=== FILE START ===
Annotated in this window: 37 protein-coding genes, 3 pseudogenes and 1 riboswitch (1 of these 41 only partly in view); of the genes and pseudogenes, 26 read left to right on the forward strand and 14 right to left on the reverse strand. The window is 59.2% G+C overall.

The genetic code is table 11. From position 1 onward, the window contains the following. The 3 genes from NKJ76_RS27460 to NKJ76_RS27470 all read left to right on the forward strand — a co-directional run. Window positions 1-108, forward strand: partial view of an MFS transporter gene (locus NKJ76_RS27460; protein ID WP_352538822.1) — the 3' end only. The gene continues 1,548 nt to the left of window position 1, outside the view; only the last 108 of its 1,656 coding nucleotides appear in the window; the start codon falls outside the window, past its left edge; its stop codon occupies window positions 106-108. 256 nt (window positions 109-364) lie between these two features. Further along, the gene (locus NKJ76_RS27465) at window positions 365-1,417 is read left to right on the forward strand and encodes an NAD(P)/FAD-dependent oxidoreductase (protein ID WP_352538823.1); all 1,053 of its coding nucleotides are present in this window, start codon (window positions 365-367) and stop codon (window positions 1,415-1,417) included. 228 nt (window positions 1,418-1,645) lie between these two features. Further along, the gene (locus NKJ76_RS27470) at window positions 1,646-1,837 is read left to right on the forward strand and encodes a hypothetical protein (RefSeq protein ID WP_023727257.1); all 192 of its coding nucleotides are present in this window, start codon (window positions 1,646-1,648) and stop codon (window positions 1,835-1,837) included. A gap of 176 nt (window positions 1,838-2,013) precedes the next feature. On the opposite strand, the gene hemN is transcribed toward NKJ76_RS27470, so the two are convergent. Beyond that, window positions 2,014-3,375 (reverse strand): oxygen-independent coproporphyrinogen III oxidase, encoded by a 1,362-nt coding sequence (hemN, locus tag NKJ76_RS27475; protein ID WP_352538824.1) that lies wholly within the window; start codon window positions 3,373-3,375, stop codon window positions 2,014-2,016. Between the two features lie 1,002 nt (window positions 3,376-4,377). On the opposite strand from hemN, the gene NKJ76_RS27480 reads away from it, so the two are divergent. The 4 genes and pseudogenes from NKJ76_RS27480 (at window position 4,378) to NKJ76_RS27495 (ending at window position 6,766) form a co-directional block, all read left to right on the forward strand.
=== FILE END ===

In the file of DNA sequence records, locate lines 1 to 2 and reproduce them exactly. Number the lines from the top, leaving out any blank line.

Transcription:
Annotated in this window: 37 protein-coding genes, 3 pseudogenes and 1 riboswitch (1 of these 41 only partly in view); of the genes and pseudogenes, 26 read left to right on the forward strand and 14 right to left on the reverse strand. The window is 59.2% G+C overall.

The genetic code is table 11. From position 1 onward, the window contains the following. The 3 genes from NKJ76_RS27460 to NKJ76_RS27470 all read left to right on the forward strand — a co-directional run. Window positions 1-108, forward strand: partial view of an MFS transporter gene (locus NKJ76_RS27460; protein ID WP_352538822.1) — the 3' end only. The gene continues 1,548 nt to the left of window position 1, outside the view; only the last 108 of its 1,656 coding nucleotides appear in the window; the start codon falls outside the window, past its left edge; its stop codon occupies window positions 106-108. 256 nt (window positions 109-364) lie between these two features. Further along, the gene (locus NKJ76_RS27465) at window positions 365-1,417 is read left to right on the forward strand and encodes an NAD(P)/FAD-dependent oxidoreductase (protein ID WP_352538823.1); all 1,053 of its coding nucleotides are present in this window, start codon (window positions 365-367) and stop codon (window positions 1,415-1,417) included. 228 nt (window positions 1,418-1,645) lie between these two features. Further along, the gene (locus NKJ76_RS27470) at window positions 1,646-1,837 is read left to right on the forward strand and encodes a hypothetical protein (RefSeq protein ID WP_023727257.1); all 192 of its coding nucleotides are present in this window, start codon (window positions 1,646-1,648) and stop codon (window positions 1,835-1,837) included. A gap of 176 nt (window positions 1,838-2,013) precedes the next feature. On the opposite strand, the gene hemN is transcribed toward NKJ76_RS27470, so the two are convergent. Beyond that, window positions 2,014-3,375 (reverse strand): oxygen-independent coproporphyrinogen III oxidase, encoded by a 1,362-nt coding sequence (hemN, locus tag NKJ76_RS27475; protein ID WP_352538824.1) that lies wholly within the window; start codon window positions 3,373-3,375, stop codon window positions 2,014-2,016. Between the two features lie 1,002 nt (window positions 3,376-4,377). On the opposite strand from hemN, the gene NKJ76_RS27480 reads away from it, so the two are divergent. The 4 genes and pseudogenes from NKJ76_RS27480 (at window position 4,378) to NKJ76_RS27495 (ending at window position 6,766) form a co-directional block, all read left to right on the forward strand.